Meanwhile, my question stands.
Why don’t more people know about Crémant de Bordeaux?
Another point to note deals with Bordeaux in the wine world. It’s prominently a red wine culture whereas other regions producing Crémant have a visible white wine tradition: Riesling and Gewurztraminer in Alsace, Chardonnay in Bourgogne, Chardonnay and Savagnin in Jura.
Let’s face it, the money is in the red when it comes to Bordeaux.
Additionally, the appellation is thirty years old yet still considered young. It took years for white Bordeaux wine to become a valid offering. Years later, quantities remain small (9%) and Crémant is smaller still (1%). However, there remains a high demand for sparkling wine with consumers today.
My advise to wine drinkers who like Champagne and sparkling wine? Take a bottle of Crémant de Bordeaux to your next gathering. Wrap it in foil, tell everyone it’s a sparkling wine from somewhere in the world and see what they guess.
As with Champagne, Cava, Prosecco, and other sparkling wines, a variety of styles exist depending on grape variety and winemaker preference. Some are crisper and fresher styles. Others have longer lees aging (aging on the dead yeast cells) giving a light toasty, yeasty, more complex character to the wine, and yet these can still be fresh. A style for everyone.
There are 264 wineries in Bordeaux producing super Crémant at an affordable price. And given the quality, this just might be the next sparkling wine to hit the big stage.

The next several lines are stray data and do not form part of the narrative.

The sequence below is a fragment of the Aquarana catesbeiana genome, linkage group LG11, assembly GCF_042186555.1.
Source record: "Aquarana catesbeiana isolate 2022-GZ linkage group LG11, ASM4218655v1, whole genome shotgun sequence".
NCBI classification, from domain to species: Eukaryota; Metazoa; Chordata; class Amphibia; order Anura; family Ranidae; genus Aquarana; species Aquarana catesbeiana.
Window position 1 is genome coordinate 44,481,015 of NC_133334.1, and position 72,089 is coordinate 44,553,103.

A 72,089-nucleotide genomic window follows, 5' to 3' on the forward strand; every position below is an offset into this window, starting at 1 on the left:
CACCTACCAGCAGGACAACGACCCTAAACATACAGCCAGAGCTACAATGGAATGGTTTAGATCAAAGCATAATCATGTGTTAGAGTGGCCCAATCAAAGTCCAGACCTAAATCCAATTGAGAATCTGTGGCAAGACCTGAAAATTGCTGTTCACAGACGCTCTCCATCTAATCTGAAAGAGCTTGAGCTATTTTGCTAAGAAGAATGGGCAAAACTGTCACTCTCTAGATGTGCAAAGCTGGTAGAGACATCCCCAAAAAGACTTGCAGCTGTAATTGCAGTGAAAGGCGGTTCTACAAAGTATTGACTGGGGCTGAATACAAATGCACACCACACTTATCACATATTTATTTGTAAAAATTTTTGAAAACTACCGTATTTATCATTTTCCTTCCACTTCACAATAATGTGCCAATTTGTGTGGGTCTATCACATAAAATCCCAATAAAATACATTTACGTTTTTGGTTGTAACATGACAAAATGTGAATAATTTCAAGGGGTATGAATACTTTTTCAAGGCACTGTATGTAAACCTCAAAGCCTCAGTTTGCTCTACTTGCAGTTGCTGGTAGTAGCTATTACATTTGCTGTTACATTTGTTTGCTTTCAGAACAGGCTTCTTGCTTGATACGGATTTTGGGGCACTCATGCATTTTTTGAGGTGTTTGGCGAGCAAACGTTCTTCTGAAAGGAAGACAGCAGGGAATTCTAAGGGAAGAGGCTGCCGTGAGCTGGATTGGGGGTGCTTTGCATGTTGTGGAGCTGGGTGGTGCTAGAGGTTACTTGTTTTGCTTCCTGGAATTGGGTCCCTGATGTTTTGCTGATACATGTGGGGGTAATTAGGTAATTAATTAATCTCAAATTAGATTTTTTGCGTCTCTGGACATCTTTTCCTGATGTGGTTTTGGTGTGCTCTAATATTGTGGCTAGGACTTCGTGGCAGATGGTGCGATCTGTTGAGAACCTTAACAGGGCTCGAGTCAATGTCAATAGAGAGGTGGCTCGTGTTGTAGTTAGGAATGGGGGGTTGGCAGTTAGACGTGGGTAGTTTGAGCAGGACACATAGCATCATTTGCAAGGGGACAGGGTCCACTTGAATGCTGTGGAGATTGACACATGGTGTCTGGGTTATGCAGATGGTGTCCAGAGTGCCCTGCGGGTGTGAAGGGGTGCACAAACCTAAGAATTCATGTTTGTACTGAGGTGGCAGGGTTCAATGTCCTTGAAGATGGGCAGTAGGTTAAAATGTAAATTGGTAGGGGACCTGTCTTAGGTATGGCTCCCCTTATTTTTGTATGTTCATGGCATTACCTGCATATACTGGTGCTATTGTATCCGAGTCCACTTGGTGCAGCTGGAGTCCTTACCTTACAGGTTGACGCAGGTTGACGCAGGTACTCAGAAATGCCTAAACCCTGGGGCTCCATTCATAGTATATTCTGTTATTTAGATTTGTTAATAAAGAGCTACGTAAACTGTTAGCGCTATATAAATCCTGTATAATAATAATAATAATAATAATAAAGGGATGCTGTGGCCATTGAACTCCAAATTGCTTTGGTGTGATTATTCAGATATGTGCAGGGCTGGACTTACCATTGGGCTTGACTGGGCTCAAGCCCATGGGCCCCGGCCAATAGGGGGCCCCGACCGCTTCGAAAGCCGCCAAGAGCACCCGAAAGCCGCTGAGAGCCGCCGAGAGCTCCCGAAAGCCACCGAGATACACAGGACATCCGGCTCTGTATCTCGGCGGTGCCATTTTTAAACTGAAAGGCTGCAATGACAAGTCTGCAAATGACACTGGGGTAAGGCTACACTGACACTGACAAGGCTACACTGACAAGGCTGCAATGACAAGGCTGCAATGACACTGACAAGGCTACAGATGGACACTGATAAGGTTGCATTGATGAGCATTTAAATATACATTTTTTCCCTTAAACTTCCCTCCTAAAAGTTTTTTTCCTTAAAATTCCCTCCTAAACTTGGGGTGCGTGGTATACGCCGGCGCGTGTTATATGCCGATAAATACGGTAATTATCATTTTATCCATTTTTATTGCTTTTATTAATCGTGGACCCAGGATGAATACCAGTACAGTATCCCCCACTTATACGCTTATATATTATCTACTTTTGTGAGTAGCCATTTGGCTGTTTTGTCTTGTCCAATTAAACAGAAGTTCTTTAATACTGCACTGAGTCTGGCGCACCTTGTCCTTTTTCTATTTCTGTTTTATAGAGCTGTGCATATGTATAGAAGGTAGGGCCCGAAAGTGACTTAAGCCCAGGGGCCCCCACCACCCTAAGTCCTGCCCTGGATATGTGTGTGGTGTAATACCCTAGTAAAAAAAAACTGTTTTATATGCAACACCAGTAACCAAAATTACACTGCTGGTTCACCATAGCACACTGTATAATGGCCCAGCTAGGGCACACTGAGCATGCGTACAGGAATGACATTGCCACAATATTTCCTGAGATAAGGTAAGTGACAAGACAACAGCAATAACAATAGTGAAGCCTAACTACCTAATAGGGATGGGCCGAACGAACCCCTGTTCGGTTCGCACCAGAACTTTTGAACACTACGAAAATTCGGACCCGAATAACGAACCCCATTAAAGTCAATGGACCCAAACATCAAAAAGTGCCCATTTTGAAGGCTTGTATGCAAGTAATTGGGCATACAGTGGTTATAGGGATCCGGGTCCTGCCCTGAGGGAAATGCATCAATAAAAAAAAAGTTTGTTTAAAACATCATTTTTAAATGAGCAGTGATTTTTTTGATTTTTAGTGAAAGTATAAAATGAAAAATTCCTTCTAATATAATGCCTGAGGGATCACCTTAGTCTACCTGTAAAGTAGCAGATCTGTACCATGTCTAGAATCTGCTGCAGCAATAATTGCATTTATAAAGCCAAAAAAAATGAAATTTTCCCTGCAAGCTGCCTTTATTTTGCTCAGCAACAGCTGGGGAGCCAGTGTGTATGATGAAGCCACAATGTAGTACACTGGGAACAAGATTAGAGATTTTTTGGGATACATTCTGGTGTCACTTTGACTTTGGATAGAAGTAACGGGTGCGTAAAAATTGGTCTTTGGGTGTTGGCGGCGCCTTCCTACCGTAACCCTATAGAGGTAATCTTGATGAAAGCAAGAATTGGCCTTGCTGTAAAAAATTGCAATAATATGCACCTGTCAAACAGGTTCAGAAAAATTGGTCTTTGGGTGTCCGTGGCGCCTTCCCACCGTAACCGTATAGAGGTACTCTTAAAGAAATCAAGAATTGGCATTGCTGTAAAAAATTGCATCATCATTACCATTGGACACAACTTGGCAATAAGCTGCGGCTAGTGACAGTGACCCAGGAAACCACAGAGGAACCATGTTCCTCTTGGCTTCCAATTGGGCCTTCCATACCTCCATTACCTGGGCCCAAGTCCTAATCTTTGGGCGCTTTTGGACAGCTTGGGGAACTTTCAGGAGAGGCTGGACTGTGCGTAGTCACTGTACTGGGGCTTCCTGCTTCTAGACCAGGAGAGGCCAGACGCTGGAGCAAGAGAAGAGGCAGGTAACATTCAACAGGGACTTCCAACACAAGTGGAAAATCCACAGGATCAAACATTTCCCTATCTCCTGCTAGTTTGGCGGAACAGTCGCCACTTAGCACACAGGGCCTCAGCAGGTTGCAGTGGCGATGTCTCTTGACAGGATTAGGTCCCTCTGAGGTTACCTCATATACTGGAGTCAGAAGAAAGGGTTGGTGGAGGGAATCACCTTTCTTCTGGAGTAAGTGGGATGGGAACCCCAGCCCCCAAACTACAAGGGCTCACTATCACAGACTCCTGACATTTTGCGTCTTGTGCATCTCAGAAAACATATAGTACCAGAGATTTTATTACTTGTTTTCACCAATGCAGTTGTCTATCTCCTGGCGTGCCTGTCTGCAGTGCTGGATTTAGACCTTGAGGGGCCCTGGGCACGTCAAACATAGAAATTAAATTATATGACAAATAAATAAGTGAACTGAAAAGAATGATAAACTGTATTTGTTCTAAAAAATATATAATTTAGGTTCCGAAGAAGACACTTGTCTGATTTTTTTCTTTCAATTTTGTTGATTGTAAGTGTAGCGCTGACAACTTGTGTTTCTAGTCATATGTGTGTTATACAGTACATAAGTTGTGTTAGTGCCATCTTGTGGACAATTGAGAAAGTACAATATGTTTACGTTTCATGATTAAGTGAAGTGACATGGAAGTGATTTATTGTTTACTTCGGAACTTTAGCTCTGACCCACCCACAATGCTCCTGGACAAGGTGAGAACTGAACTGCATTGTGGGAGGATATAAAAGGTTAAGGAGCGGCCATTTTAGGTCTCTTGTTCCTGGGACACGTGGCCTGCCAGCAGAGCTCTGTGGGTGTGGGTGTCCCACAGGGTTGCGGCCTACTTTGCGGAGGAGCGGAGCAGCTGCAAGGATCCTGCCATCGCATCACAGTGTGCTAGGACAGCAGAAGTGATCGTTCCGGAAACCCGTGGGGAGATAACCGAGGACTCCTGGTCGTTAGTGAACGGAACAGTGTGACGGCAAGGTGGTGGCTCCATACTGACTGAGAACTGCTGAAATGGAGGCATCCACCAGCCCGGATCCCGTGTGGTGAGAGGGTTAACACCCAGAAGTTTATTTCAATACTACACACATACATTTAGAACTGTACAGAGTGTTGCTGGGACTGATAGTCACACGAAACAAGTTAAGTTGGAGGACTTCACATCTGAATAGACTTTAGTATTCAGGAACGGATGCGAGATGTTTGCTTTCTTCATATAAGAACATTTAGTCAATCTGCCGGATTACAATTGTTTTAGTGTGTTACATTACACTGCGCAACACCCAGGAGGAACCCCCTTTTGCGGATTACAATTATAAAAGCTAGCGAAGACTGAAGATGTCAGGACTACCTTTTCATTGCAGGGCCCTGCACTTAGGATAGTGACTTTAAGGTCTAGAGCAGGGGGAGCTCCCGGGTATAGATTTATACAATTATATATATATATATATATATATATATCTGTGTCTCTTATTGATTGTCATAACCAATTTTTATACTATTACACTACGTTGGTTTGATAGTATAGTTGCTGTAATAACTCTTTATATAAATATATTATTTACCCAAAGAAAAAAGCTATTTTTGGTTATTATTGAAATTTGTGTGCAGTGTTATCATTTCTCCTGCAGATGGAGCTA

Here are a variety of producers for pondering. Most are available in the U.S. market.
Smaller to Medium:
Château Lateyron – Fourth Generation Corinne (winemaker) and her brother (Lionel) are running this organic Château. My favorite in their line up is Paulian.
Les Cordeliers – Historic Saint-Emilion producer. Don’t miss visiting the 14th century Cloister!
Vignoble Boudon – Since 1963, now making wine organically.
Château de Bel – Producing wine in Bordeaux since 2003, practicing biodynamic agriculture.
Château de Piote – Located north and west of Saint-Emilion, Virginie Aubrion and her sons are making wine here since 1988, biodynamic since 2012.
Château Sicot – Producing wine since the early seventies, organic.
Celene Bordeaux – Located in Entre-Deux-Mers, they offer a range of Crémant under the Celene and Ballarin labels. The Celene brand is a smart branding strategy!
Louis Vallon – A Cooperative winery, one of the largest, producing one third of Bordeaux Crémant
Jaillance – A cooperative winery who makes several Crémant AOP and sparkling wines. They own the Les Cordeliers brand located in the historic cloister in Saint-Emilion. Worth a visit!
Maison Remy Breque – Managed by the fourth generation of the family, an organic producer located between Bourg and Blaye in the Côtes de Bordeaux. The cellars were where the stone was quarried for building the city of Bordeaux.
Did You Know…
- Crémant has lower pressure (3.6 to 4.0 atmospheres) than champagne (typically 5.0 to 6.0 atm).
- In 1994 a deal was struck between the CIVC (governing body for Champagne) and the Crémant AOC bodies that restricted use of the term “crémant” to wines from a Crémant AOC region. In return, the Crémant AOC bodies agreed not to use the term “méthode champenoise” on their wines. Today, “crémant” refers only to the name of the wine region from which a wine originates, and not to the pressure level at all.
- Crémant means creamy, appropriate given the slight creamy feel of some sparkling wines. It is the word used to refer to sparkling wines made in the traditional Champagne method in France outside of Champagne.